Tuesday, August 19, 2014

Face Palm: Monetizing Facebook and Other Websites Made Easy

Facebook revealed this week that it will be tagging news items from "The Onion" as satire as it has received many complaints from members confused the style of humor. This announcement comes just days after Facebook's decision to begin charging a $9.99 monthly subscription fee for  membership beginning in September for its satire-challenged members. OK. The part about the social networking king charging was satire about satire. But Facebook, like many free websites are not joking about looking for innovative ways to monetize. And it's been a tough road to hoe and the road just installed toll booths. But I always know a short cut.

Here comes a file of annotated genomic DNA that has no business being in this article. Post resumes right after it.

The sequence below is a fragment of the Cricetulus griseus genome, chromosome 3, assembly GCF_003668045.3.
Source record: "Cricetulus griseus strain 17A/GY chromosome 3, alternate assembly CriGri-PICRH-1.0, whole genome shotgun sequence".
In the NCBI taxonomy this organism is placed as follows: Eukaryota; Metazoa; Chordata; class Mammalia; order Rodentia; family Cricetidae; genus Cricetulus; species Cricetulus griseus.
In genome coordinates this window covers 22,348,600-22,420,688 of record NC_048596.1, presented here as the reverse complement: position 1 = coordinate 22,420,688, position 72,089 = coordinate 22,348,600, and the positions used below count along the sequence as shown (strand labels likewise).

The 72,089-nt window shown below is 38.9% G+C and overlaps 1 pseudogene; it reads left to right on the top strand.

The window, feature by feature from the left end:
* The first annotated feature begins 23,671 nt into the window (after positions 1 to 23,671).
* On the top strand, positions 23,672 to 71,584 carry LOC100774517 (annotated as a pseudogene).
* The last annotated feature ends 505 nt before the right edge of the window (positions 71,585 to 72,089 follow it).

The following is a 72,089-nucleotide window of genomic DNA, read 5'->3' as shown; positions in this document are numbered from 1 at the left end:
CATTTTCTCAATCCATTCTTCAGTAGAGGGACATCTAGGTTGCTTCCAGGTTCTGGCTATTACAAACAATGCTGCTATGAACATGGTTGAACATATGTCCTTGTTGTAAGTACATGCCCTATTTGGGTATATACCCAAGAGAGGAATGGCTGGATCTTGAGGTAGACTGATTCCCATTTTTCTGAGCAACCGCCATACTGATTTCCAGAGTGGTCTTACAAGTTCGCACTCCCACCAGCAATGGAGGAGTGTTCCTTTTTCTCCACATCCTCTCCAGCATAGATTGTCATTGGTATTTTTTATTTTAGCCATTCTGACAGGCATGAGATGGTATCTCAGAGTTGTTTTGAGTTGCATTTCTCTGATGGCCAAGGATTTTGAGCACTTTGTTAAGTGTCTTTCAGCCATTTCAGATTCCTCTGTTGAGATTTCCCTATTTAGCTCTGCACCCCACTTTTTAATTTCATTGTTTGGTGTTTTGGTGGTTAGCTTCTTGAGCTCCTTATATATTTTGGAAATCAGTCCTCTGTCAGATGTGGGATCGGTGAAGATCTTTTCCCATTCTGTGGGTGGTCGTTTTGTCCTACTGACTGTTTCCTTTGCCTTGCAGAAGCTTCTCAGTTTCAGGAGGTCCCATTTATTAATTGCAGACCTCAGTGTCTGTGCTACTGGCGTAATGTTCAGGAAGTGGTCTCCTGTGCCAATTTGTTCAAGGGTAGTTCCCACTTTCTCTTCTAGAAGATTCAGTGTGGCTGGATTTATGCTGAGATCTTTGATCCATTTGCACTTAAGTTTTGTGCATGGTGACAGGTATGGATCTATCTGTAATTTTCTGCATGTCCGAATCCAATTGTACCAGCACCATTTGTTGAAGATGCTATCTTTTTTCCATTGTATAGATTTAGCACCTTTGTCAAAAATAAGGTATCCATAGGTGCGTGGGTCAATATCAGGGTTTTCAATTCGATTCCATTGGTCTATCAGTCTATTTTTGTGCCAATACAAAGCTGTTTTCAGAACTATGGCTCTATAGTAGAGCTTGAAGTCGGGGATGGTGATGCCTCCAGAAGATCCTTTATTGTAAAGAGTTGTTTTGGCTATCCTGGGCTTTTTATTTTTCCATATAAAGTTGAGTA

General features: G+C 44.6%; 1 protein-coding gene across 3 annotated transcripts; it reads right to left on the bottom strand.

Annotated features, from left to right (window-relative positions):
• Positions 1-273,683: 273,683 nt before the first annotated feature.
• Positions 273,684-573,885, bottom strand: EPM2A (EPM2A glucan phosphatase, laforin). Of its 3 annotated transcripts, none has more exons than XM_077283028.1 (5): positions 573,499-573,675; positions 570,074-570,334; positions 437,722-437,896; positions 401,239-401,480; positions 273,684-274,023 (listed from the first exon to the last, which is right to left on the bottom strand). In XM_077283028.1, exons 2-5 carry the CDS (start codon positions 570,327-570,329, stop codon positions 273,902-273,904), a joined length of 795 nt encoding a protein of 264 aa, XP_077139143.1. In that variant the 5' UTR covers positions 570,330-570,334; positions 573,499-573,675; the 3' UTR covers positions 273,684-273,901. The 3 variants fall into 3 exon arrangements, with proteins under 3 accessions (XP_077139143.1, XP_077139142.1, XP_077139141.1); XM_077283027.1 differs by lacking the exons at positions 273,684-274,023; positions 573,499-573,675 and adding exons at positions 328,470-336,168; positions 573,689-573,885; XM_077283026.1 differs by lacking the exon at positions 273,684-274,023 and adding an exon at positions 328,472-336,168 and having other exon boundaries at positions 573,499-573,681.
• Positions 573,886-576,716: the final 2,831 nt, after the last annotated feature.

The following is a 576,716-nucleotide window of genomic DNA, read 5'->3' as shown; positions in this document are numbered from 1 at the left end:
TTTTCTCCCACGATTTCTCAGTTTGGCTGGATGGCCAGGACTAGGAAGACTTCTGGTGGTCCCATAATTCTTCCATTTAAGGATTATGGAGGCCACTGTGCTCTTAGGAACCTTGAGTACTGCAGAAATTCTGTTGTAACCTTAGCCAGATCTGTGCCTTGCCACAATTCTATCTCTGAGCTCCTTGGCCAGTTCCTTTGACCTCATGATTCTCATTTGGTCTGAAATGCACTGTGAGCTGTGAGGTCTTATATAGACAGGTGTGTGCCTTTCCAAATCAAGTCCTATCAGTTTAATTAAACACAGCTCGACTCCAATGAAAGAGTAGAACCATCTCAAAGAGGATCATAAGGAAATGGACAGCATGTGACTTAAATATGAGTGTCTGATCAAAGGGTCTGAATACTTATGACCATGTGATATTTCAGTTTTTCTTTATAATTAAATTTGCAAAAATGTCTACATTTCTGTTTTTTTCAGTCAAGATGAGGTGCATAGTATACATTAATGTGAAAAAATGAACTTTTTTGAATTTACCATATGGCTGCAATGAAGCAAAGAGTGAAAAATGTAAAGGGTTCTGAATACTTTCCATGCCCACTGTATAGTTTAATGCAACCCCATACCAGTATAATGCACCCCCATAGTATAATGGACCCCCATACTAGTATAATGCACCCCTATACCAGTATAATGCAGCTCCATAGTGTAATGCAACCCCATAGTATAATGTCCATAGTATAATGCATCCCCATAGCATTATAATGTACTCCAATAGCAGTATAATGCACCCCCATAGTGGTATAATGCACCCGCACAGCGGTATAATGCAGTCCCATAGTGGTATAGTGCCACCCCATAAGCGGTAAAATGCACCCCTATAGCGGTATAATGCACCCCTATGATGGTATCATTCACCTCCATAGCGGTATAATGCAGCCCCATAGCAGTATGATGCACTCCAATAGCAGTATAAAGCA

I make a large majority of purchases online, so I don't begrudge any website trying to monetize its efforts. But when you start off as free, it's difficult not to mention risky to start charging for your intangible services. Their remuneration is paid in data. Our information currency. But security issues and privacy acts have been catapulted to the forefront. Now though I commend Facebook on the wise decision of keeping membership free, I actually feel bad for its marketing team as any move it makes is highly criticized and often unfairly attacked. To the online community, what begins free must always remain free.  At least that's what they believe.